The programme is built on standardised beach litter monitoring, which is a localised adaptation of the United Nations Environment Programme/Intergovernmental Oceanographic Commission methodology (Cheshire et al., 2009).

Partnerships and support

Litter Intelligence is led by New Zealand charity Sustainable Coastlines, in close collaboration with the Ministry for the Environment, Statistics New Zealand and the Department of Conservation. The project is funded by the New Zealand Ministry for the Environment’s Waste Minimisation Fund. The initial funding was for NS$2.7 million, and included design and development of the programme, as well as its operation (May 2018– April 2021). Sustainable Coastlines is currently seeking funding(1) to extend Litter Intelligence as a core on-going programme in New Zealand and to expand its reach to countries around the Pacific, and eventually around the world.

The programme was initially launched through a nongovernmental organisation statement at the UN Ocean Conference in New York in June 2017, and was subsequently listed as a voluntary commitment on the UN Sustainable Development Goal (SDG) 14 Ocean Action platform.

Litter Intelligence was also introduced to participants at the Pacific Environment Forum in Apia, Samoa, in September 2019. Alongside this, the charity ran training and an initial litter survey with forum attendees and staff from the Secretariat for the Pacific Regional Environment Programme.

Results, accomplishments and outcomes

The Litter Intelligence Programme has been running since May 2018 and has already has significant impacts on policy, environment, awareness, behaviour change and community action.

The Litter Intelligence database is fully operational and set up to house data from anywhere in the world, although it currently contains only data from New Zealand and a pilot monitoring site in Samoa. The education programme has been established in 13 New Zealand schools, with dozens more schools around the country soon to join.

Litter Intelligence has informed national-level SDG monitoring efforts; the programme was included in New Zealand’s first Voluntary National Review on the SDGs, presented at the High-Level Political Forum on Sustainable Development in July 2019 (for the SDG indicator 14.1.1 on marine plastics). As the data from Litter Intelligence inform the SDG monitoring and reporting efforts, the programme is expected to have a global-level impact on policy (MFAT, 2019: 101).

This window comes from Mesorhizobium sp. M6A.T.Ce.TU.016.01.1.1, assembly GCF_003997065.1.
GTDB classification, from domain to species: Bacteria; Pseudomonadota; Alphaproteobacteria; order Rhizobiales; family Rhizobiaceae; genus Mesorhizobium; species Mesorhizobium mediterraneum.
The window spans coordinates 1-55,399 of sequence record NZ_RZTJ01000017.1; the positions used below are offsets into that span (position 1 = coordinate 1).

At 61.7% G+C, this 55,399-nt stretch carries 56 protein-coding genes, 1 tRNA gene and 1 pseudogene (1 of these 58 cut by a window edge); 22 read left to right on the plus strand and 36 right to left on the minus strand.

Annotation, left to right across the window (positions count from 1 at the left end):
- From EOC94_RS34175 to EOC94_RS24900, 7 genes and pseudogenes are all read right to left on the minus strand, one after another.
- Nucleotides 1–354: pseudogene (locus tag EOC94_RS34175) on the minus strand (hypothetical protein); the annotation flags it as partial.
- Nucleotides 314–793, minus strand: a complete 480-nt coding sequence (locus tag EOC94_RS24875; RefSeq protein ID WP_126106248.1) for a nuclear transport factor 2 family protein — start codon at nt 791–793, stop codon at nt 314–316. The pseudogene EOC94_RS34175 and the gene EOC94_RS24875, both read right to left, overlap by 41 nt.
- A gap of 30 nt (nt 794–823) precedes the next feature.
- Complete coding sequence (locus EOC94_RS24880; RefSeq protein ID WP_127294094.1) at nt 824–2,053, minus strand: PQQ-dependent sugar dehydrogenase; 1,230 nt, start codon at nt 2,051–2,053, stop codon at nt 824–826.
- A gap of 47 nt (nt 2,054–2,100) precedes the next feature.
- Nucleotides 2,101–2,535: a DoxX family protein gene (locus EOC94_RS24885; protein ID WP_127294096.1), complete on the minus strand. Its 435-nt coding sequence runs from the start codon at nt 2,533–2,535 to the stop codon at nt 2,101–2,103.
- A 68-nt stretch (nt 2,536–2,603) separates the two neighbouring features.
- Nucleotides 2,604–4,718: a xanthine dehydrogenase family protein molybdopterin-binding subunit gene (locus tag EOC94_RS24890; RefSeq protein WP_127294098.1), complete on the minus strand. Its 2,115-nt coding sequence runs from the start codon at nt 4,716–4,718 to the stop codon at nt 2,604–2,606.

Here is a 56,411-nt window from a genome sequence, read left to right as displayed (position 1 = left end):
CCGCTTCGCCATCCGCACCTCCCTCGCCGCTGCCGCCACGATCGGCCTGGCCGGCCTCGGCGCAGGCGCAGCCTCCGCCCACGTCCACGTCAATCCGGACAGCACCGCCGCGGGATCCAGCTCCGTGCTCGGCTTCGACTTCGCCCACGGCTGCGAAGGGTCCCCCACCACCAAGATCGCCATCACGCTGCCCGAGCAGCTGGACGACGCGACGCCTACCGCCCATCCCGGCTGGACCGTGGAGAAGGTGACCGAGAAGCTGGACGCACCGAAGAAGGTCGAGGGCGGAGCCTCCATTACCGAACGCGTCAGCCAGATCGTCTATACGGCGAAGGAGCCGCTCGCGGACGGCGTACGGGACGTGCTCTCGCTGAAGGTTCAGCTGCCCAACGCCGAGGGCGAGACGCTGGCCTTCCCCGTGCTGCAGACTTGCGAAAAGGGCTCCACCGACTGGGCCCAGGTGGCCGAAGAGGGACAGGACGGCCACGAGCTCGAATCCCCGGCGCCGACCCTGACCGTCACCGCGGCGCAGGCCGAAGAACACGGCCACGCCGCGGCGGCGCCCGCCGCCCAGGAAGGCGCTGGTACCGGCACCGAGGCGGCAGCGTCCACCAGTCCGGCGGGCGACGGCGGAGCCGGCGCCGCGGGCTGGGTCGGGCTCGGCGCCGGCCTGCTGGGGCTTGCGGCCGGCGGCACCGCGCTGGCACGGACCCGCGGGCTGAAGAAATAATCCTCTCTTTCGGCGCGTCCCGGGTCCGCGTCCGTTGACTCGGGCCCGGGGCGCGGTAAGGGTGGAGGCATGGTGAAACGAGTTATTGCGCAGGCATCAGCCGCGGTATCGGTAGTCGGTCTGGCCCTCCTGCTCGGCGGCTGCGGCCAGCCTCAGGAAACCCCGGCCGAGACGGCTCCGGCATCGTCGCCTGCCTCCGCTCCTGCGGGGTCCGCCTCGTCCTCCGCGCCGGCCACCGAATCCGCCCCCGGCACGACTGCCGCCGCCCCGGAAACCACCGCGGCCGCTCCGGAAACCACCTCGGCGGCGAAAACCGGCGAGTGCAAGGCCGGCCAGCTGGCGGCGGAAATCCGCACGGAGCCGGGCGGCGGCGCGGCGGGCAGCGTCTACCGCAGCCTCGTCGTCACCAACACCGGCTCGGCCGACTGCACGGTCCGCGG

In October 2019, Litter Intelligence beach litter data were also included in “Our Marine Environment”, an official government report. This was the first time that marine litter data had been included in official reporting, and the first time that Citizen Science data had been accepted at this highest national reporting level (Stats NZ and Ministry for Environment, 2019: 29-31).


Three main challenges identified during implementation in New Zealand and through working with other countries around the Pacific Islands are as follows:

  1. Cultural adaptation. Ensuring all communities (including indigenous communities such as the tangata whenua (māori) communities in New Zealand) are equally reached requires much more than simply language translation and needs to be done with a holistic cultural lens and in direct consultation with the communities it aims to serve.
  2. Funding and resources. While the programme is funded for a three-year design and development phase, long-term funding is always challenging. The charity is investigating a range of sources for long-term programme resourcing.
  3. Standardisation. The majority of challenges with standardisation have been addressed through a robust training programme, making use of technology and strong communication tools. However, citizen science programmes by their nature require on-going training and support to ensure data quality.

Key lessons learnt

Sustainable Coastlines has concluded that education resources and technology alone cannot engage communities and develop capacity. Communities need human contact, training and support to continue to motivate and inspire them to engage with the programme. The vast majority of the environmental education programmes researched tend to focus on lesson plans and resource production, or some combination of these, while the overwhelming majority of behaviour change research suggests that these approaches have limited effect. This programme focuses on a holistic and innovative approach that does more to support (often) under-resourced schools with the hands-on environmental engagement needed to create long-term change.

Lead contact

Camden Howitt, Sustainable Coastlines: camden@


Cheshire, A.C., Adler, E., Barbière, J., Cohen, Y. et al. (2009) “UNEP/IOC Guidelines on Survey and Monitoring of Marine Litter”. UNEP Regional Seas Reports and Studies No. 186; IOC Technical Series No. 83.

MFAT (Ministry of Foreign Affairs) (2019) “He Waka Eke Noa: Towards a Better Future, Together. New Zealand’s Progress towards the SDGS 2019”. Voluntary National Review.

Stats NZ and Ministry for the Environment (2019) “Our Marine Environment 2019”.


  1. The estimated costs to support and maintain the national Citizen Science and Education programme in New Zealand, as well as support the technology behind it, are estimated at between NS$250,000 and $300,000 per year. To expand the programme to additional countries (e.g. Pacific Island countries) it is estimated that between $100,000 and $150,000 will be required per country, plus around $15,000 per year for support and maintenance.